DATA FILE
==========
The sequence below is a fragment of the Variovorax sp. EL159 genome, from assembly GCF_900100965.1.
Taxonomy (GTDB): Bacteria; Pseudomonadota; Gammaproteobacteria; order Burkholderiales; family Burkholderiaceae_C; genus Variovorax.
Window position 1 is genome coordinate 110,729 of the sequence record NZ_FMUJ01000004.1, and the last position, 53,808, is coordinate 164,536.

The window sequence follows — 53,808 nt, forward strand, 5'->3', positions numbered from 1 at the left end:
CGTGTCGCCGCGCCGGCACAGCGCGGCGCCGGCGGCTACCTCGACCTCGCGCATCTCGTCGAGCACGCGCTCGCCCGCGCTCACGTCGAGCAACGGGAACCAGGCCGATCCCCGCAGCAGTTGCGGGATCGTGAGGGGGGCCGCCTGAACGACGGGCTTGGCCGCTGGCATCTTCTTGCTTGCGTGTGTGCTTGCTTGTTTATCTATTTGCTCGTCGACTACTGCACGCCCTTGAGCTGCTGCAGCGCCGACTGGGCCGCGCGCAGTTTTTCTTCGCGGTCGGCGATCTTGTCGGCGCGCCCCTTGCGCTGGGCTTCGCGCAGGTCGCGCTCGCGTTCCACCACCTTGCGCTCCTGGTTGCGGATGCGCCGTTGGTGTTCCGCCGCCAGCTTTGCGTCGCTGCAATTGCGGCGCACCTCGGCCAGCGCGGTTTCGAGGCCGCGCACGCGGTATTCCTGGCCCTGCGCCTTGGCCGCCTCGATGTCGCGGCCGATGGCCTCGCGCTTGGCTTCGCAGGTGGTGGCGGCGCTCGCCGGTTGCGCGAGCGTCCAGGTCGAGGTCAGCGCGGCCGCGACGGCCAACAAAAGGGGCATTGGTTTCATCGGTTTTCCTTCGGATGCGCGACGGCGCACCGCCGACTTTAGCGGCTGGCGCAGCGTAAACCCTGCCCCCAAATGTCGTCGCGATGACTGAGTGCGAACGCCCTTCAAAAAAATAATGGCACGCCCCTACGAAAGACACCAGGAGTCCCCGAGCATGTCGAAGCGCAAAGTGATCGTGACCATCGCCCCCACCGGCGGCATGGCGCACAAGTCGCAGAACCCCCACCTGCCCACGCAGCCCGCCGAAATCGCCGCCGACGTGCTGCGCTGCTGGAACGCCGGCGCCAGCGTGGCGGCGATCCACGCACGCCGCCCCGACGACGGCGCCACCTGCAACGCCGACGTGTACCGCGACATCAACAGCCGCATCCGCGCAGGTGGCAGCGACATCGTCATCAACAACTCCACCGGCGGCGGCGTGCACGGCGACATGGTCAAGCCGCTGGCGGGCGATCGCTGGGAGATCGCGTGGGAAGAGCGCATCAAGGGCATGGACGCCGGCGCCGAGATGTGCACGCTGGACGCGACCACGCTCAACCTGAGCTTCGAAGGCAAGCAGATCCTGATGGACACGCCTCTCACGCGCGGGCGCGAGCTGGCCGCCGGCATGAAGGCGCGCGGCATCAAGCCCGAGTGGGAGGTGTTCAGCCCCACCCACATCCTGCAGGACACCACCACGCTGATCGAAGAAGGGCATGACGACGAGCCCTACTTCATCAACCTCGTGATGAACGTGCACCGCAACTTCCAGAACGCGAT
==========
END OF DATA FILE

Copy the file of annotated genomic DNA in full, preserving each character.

The sequence below is a fragment of the Variovorax sp. EL159 genome, from assembly GCF_900100965.1.
Taxonomy (GTDB): Bacteria; Pseudomonadota; Gammaproteobacteria; order Burkholderiales; family Burkholderiaceae_C; genus Variovorax.
Window position 1 is genome coordinate 110,729 of the sequence record NZ_FMUJ01000004.1, and the last position, 53,808, is coordinate 164,536.

The window sequence follows — 53,808 nt, forward strand, 5'->3', positions numbered from 1 at the left end:
CGTGTCGCCGCGCCGGCACAGCGCGGCGCCGGCGGCTACCTCGACCTCGCGCATCTCGTCGAGCACGCGCTCGCCCGCGCTCACGTCGAGCAACGGGAACCAGGCCGATCCCCGCAGCAGTTGCGGGATCGTGAGGGGGGCCGCCTGAACGACGGGCTTGGCCGCTGGCATCTTCTTGCTTGCGTGTGTGCTTGCTTGTTTATCTATTTGCTCGTCGACTACTGCACGCCCTTGAGCTGCTGCAGCGCCGACTGGGCCGCGCGCAGTTTTTCTTCGCGGTCGGCGATCTTGTCGGCGCGCCCCTTGCGCTGGGCTTCGCGCAGGTCGCGCTCGCGTTCCACCACCTTGCGCTCCTGGTTGCGGATGCGCCGTTGGTGTTCCGCCGCCAGCTTTGCGTCGCTGCAATTGCGGCGCACCTCGGCCAGCGCGGTTTCGAGGCCGCGCACGCGGTATTCCTGGCCCTGCGCCTTGGCCGCCTCGATGTCGCGGCCGATGGCCTCGCGCTTGGCTTCGCAGGTGGTGGCGGCGCTCGCCGGTTGCGCGAGCGTCCAGGTCGAGGTCAGCGCGGCCGCGACGGCCAACAAAAGGGGCATTGGTTTCATCGGTTTTCCTTCGGATGCGCGACGGCGCACCGCCGACTTTAGCGGCTGGCGCAGCGTAAACCCTGCCCCCAAATGTCGTCGCGATGACTGAGTGCGAACGCCCTTCAAAAAAATAATGGCACGCCCCTACGAAAGACACCAGGAGTCCCCGAGCATGTCGAAGCGCAAAGTGATCGTGACCATCGCCCCCACCGGCGGCATGGCGCACAAGTCGCAGAACCCCCACCTGCCCACGCAGCCCGCCGAAATCGCCGCCGACGTGCTGCGCTGCTGGAACGCCGGCGCCAGCGTGGCGGCGATCCACGCACGCCGCCCCGACGACGGCGCCACCTGCAACGCCGACGTGTACCGCGACATCAACAGCCGCATCCGCGCAGGTGGCAGCGACATCGTCATCAACAACTCCACCGGCGGCGGCGTGCACGGCGACATGGTCAAGCCGCTGGCGGGCGATCGCTGGGAGATCGCGTGGGAAGAGCGCATCAAGGGCATGGACGCCGGCGCCGAGATGTGCACGCTGGACGCGACCACGCTCAACCTGAGCTTCGAAGGCAAGCAGATCCTGATGGACACGCCTCTCACGCGCGGGCGCGAGCTGGCCGCCGGCATGAAGGCGCGCGGCATCAAGCCCGAGTGGGAGGTGTTCAGCCCCACCCACATCCTGCAGGACACCACCACGCTGATCGAAGAAGGGCATGACGACGAGCCCTACTTCATCAACCTCGTGATGAACGTGCACCGCAACTTCCAGAACGCGAT